Fifteen African filmmakers are learning the fine points of documentary film production at a four-week summer workshop at Montana State University’s acclaimed School of Film and Photography.
The filmmakers from Nigeria, Kenya and Ethiopia are in Montana on a program made possible by a nearly $200,000 grant from the Ford Foundation, believed to be the first Ford Foundation grant awarded to MSU, according to MSU’s Office of Sponsored Programs.
“What I love about (filmmaking) is that I’ve learned there are no limits. You can create something from nothing but an idea,” said Lydia Gachuhi, a feature screenwriter from Nairobi, Kenya. Gachuhi is one of three East Africans – there is another Kenyan as well as an Ethiopian – who join 12 Nigerian filmmakers in the workshop. All participants were selected from applications submitted at the recent African International Film Festival.
The course is geared to help talented filmmakers create documentary film in their country that will positively impact their country’s society. Its origin was rooted in a conversation that Nancy Cornwell, MSU’s dean of the College of Arts and Architecture, had with a former colleague who is currently working with the Ford Foundation in Africa about teaching documentary journalism in Nigeria. Cornwell said that Nigeria has a thriving feature film community known as “Nollywood,” the third-largest cinema production country in the world, behind India and the U.S. Cornwell made the case for MSU to teach the techniques of documentary filmmaking to the gifted African filmmakers.
“The skills they are learning here will empower these filmmakers to document what is going on in their country and to celebrate and challenge their countries to address injustices or problems,” Cornwell said. “The societal impact could be huge. And, there is no one better to teach these skills than MSU’s program and our faculty.”
While at MSU the students are learning the various modes of documentary, cinematography, lighting, interview techniques and post-production strategies, among other topics.
Gachuhi said editing is an example of a skill she has learned at MSU from Kathy Kasic and Theo Lipfert, the MSU film professors who designed and are leading the course. While she has done nearly everything else in filmmaking in her work with Africa’s One Fine Day Films and Ginger Ink, she has never edited, a skill that takes practice and patience, she said. Gachuchi and the rest of the participants will use those skills to make a film about their experience that will be screened to the public near the end of the course on July 18.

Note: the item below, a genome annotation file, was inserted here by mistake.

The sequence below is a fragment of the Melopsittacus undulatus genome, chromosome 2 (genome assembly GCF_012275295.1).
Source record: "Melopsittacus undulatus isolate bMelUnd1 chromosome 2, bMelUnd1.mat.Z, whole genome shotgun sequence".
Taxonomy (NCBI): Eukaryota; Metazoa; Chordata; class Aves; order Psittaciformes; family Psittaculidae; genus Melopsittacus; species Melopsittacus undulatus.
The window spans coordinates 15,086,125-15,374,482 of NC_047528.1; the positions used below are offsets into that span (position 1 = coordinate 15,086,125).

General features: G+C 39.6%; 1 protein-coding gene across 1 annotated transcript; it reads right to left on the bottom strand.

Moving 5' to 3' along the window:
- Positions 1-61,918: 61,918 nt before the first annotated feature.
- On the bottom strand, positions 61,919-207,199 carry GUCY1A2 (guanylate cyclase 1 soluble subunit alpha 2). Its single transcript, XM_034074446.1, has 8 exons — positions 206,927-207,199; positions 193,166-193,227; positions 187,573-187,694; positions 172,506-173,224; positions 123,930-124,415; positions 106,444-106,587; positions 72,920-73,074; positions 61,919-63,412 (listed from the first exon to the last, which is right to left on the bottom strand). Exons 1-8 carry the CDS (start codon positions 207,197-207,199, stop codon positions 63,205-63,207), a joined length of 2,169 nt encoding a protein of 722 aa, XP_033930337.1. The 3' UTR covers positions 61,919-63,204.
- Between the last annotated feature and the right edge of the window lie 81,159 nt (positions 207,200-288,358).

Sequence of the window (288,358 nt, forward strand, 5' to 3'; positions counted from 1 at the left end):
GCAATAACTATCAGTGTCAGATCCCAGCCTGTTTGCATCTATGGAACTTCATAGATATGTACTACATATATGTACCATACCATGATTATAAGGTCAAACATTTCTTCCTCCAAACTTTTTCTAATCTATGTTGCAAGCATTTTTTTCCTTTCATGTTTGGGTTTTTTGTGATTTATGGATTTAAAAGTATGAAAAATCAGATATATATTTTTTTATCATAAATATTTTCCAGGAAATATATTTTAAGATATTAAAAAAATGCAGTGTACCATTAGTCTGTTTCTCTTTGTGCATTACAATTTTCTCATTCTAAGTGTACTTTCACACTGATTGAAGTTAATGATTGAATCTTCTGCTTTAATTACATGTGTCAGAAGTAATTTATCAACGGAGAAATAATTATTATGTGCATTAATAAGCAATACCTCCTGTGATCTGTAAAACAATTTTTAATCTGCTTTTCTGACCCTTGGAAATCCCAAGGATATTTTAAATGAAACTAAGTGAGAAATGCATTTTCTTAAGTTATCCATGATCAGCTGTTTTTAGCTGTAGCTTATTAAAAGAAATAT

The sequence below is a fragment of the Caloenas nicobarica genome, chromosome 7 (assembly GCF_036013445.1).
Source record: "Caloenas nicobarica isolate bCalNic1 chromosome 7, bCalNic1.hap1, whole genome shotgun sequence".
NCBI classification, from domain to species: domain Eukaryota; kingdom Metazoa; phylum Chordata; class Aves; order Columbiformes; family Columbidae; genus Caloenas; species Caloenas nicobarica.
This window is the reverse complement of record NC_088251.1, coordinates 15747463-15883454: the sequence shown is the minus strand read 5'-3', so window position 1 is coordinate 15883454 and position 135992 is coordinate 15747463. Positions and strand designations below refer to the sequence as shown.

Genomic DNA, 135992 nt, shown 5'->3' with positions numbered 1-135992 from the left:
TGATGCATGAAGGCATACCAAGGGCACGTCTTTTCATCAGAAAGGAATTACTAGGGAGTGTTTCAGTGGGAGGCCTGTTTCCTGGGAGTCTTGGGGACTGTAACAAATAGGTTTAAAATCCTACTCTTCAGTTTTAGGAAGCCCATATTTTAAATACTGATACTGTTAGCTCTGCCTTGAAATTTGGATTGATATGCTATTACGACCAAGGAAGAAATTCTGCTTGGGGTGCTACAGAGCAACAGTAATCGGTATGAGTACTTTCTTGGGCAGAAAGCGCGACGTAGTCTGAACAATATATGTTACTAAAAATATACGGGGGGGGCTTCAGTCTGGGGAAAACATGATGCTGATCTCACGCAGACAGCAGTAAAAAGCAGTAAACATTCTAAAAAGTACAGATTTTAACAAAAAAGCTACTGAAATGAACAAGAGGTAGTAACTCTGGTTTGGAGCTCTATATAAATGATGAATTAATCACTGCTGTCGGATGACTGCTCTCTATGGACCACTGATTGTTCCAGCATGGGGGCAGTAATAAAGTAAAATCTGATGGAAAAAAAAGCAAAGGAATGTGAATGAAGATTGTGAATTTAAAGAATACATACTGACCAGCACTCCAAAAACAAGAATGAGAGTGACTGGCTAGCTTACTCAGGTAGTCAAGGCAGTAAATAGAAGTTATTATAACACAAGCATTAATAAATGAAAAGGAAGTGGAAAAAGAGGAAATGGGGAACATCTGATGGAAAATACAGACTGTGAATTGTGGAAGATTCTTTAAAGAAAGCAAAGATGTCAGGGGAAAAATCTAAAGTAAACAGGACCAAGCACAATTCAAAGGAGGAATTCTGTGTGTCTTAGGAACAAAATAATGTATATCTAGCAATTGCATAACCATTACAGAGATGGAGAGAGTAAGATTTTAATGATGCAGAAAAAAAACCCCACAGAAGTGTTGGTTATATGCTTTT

Kelly Matheson, a civil rights attorney who graduated from MSU’s MFA program in science and natural history filmmaking and now heads up the Video as Evidence program for WITNESS, lectured to the class one day. WITNESS is an international program started by musician Peter Gabriel that trains and supports people using video in the fight for human rights. Other MSU faculty have also presented their expertise on documentary filmmaking, including Lucia Ricciardelli, Patricia Simpson and filmmaker Karl Swingle.
Kasic said that all of the African students are bright and engaging, absorbing a full semester’s worth of material in four weeks.
“They are an incredibly motivated group that I find so wonderful to teach,” Kasic said.
In addition to the intensive workshop, the Africans are also traveling throughout the region. Lipfert said a recent trip over the Beartooth Highway to Yellowstone National Park included many of the students’ first experience with snow. The group also visited the Ennis rodeo during July 4.
“It definitely was their first rodeo,” Lipfert said. “They all loved it and didn’t want to leave.”
It is such experiences that have been particularly resonant for Ekine Chukwuma Stronghold, a Nigerian filmmaker who comes from the town of Ogreta in the Imo State. A writer, maker of short films and public relations manager in his country, Stronghold said educationally one of his most interesting lessons has been learning of the beauty of simplicity in documentary filmmaking.
Another of his most impactful lessons was cultural.
“In my country, crossing the street is very different. Cars do not stop when you want to cross the street,” he said, explaining that Nigerian pedestrians have to dodge through oncoming traffic to cross a street. “The other day, I was going to Safeway (in Bozeman) and crossed with the traffic light. Halfway across, I forgot where I was and started running. The (man) in the car waved at me. I thought that was very, very thoughtful.”
American profesors are also much more accessible and informal than the students are used to, he said.
“We are all very glad to be here.”
Nancy Cornwell (406) 994-4933, firstname.lastname@example.org